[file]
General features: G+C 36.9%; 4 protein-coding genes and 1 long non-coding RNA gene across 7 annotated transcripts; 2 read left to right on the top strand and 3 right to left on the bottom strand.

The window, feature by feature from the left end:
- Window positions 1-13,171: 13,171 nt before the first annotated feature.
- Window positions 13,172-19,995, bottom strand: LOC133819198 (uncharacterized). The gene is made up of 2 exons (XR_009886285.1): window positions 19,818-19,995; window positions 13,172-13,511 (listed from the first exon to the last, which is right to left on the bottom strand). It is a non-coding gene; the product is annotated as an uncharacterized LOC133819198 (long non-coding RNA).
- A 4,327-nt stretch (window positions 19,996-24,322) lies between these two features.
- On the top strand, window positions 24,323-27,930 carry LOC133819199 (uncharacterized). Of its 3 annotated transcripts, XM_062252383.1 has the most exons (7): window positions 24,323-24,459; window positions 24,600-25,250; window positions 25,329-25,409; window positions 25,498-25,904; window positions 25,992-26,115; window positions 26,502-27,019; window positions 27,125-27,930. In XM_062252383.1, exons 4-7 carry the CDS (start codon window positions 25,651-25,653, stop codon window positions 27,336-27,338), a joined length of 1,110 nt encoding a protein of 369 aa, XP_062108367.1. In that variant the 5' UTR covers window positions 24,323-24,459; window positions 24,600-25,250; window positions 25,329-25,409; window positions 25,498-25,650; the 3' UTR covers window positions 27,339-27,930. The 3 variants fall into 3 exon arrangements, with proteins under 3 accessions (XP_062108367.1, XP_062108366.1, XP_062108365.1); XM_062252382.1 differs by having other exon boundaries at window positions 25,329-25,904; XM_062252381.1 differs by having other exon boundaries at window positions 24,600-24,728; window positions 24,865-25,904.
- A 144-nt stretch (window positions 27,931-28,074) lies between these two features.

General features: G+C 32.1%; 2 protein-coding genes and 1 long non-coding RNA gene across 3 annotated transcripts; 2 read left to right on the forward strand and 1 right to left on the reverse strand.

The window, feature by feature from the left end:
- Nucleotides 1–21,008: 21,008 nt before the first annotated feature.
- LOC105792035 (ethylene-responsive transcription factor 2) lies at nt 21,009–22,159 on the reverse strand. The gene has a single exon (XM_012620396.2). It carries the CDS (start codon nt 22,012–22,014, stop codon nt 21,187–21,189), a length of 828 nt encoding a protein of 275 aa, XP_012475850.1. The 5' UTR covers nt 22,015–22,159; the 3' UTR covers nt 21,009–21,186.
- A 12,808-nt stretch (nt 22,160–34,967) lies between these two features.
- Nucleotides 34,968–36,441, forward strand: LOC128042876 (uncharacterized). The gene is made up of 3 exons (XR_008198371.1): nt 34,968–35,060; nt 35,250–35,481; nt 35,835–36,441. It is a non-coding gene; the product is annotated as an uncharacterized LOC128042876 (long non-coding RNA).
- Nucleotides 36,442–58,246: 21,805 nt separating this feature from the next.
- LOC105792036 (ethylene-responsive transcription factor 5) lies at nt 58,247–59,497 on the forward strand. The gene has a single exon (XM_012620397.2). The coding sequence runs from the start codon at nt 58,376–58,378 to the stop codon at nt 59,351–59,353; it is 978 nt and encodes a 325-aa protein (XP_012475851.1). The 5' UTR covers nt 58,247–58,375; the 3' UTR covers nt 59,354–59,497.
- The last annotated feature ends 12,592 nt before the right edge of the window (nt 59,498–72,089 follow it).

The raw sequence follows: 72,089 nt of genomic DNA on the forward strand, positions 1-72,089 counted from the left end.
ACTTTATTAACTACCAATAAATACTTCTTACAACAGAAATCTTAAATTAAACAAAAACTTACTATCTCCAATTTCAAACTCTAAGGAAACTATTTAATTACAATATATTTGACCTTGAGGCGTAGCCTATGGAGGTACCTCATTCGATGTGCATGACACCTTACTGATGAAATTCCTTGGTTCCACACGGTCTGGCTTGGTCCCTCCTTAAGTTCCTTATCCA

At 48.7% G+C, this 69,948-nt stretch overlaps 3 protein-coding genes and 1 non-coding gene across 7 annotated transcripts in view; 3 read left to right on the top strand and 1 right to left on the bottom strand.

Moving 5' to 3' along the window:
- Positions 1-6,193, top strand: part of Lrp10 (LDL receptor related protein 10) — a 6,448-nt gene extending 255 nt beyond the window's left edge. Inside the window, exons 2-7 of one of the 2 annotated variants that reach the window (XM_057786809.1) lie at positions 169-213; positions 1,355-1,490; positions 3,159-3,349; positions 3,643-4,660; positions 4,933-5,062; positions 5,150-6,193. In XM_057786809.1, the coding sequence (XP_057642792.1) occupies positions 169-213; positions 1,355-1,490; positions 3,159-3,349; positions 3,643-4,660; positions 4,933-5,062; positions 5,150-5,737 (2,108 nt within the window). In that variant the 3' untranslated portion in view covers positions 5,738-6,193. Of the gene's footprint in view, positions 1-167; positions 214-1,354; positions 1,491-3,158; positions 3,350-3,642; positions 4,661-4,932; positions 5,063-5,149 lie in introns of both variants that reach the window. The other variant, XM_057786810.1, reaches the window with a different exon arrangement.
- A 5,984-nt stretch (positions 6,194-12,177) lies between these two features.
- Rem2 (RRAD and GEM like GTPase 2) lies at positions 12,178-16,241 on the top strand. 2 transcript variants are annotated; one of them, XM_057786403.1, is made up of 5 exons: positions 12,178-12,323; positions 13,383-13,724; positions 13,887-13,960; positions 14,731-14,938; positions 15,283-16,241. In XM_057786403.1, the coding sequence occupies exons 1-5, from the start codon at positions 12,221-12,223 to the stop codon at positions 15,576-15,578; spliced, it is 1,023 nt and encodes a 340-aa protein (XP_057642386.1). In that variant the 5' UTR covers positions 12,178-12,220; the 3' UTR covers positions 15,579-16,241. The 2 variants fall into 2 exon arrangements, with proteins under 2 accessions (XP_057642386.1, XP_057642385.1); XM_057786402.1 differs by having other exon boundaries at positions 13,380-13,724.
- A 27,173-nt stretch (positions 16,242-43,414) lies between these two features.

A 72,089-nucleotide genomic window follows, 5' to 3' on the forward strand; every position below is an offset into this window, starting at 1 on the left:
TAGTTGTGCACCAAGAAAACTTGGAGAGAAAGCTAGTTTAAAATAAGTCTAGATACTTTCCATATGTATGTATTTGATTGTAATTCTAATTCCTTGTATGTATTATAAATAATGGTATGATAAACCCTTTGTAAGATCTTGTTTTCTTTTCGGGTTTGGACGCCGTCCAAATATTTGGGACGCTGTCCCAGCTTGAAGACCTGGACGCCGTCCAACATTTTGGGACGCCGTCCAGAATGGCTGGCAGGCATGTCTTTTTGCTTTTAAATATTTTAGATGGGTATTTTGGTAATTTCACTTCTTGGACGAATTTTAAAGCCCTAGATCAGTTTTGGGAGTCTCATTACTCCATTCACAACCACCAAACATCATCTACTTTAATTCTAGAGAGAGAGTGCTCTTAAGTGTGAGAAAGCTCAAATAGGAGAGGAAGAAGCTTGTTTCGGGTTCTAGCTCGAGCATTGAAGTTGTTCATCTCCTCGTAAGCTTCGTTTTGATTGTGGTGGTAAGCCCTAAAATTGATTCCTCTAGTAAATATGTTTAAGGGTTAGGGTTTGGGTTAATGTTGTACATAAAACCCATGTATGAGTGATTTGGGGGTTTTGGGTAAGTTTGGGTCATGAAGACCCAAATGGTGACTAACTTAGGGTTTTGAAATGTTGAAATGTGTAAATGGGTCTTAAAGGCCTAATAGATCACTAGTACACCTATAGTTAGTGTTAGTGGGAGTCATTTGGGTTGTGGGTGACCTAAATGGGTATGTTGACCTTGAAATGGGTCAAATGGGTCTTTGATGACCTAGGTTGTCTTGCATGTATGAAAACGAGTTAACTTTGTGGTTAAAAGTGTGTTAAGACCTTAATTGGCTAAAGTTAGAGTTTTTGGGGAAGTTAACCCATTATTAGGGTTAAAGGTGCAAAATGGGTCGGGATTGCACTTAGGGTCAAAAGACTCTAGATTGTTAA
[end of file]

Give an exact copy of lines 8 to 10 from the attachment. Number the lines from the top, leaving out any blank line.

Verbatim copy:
General features: G+C 32.1%; 2 protein-coding genes and 1 long non-coding RNA gene across 3 annotated transcripts; 2 read left to right on the forward strand and 1 right to left on the reverse strand.

The window, feature by feature from the left end:
- Nucleotides 1–21,008: 21,008 nt before the first annotated feature.